Let's say we have drug X, which is a full agonist at receptor A and a partial agonist at receptor B. We also have drug Y, which has no affinity for receptor A, but is a potent full antagonist at receptor B. We're also going to say that there's only a single site at both receptors, so that X and Y compete for the same sites. The last assumption is that only receptor A modulates the clinically relevant response.

Would the measured response be appreciably greater if we were to add both X and Y, compared to the response of the same concentration of X alone?

I'm wondering, since blocking the binding of drug X to receptor B should lead to a larger number of molecules of drug X to be available for binding to receptor A. My immediate thought is that it in reality shouldn't lead to an appreciably larger response. I'm thinking this simply because in the book Rang and Dale's Pharmacology, 7th ed. (p. 17), one of the assumptions is that the amount of unbound drug is much larger than the amount of bound drug, such that any binding or "un-binding" shouldn't affect the concentration of the drug to any significant degree. However, if the amount of B-receptors is a lot higher than the amount of A-receptors, blocking all the B-receptors should, at least in my mind, lead to many more A-receptors being activated, such that the response would become larger. But are there any clinically relevant examples of this? For example, two receptors where one is highly expressed in the tissue, while the other receptor is only slightly expressed?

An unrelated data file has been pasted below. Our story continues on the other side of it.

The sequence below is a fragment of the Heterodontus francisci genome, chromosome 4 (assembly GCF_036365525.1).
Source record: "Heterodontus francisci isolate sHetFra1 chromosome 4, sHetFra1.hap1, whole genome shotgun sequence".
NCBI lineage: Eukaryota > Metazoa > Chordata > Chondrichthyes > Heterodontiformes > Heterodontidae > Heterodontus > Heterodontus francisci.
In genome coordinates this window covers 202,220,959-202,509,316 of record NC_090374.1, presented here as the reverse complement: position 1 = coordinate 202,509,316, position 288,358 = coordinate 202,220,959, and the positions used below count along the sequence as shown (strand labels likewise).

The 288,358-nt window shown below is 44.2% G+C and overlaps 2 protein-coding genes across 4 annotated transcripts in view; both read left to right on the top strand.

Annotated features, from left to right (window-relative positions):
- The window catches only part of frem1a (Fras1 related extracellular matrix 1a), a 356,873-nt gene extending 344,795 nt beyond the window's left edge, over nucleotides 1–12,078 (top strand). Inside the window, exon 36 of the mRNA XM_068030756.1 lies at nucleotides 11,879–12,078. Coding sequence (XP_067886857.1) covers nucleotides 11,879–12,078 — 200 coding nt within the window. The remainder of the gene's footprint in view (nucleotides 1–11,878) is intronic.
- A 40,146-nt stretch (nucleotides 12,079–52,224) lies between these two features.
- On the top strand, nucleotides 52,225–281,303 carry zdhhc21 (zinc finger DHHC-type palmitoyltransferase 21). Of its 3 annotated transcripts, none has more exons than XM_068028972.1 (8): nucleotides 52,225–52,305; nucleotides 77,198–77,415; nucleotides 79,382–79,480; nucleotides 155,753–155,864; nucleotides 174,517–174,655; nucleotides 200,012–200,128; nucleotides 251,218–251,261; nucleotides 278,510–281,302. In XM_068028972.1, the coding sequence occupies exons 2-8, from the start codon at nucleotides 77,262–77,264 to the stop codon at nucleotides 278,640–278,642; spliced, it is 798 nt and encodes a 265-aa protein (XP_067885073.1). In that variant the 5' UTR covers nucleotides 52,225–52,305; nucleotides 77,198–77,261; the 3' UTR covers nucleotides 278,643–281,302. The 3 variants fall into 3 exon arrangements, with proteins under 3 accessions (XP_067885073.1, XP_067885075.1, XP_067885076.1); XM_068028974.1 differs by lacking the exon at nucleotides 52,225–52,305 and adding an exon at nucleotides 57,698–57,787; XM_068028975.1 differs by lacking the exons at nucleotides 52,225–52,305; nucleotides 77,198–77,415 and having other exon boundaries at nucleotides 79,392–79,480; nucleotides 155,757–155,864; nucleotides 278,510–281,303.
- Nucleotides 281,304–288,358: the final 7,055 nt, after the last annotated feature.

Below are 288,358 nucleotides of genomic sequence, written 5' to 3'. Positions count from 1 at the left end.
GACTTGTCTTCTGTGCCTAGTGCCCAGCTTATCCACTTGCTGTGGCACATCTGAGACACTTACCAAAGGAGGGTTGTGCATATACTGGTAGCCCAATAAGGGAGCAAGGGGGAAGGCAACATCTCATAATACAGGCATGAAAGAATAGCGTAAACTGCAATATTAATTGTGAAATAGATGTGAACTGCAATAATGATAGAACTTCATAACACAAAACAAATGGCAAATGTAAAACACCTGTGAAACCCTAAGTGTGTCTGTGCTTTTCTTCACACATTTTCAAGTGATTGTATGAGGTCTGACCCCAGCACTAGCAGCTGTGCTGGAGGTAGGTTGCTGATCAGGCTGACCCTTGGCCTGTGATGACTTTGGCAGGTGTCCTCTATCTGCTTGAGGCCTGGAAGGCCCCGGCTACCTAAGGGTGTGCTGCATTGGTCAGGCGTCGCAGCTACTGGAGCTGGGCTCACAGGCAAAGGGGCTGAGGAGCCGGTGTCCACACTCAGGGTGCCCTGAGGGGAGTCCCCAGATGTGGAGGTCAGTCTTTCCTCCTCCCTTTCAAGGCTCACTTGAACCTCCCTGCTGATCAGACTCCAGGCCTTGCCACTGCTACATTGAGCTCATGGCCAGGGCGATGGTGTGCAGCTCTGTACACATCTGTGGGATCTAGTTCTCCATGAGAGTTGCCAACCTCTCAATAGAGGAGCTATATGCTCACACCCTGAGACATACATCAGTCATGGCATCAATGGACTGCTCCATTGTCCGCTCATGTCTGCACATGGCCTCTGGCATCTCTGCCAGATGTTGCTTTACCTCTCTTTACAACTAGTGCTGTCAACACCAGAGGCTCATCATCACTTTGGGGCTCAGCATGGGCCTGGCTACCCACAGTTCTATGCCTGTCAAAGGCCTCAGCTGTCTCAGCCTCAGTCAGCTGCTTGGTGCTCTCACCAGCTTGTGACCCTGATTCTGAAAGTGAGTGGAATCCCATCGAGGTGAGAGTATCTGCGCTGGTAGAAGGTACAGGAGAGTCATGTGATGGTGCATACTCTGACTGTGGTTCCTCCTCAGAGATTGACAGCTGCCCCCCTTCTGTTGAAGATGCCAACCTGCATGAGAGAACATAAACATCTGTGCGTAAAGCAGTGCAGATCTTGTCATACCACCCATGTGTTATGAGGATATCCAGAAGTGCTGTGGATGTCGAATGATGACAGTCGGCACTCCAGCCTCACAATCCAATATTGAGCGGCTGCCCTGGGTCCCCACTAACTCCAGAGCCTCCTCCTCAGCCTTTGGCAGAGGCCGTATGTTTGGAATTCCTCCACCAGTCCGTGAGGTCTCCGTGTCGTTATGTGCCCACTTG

(Since this is my first post here, please correct me if I've violated any of the rules with regards to type of question and formatting and such.)

  • $\begingroup$ The response will depend on the affinities and the effective concentrations of the drugs (also the receptors). $\endgroup$ – WYSIWYG Apr 3 at 11:38

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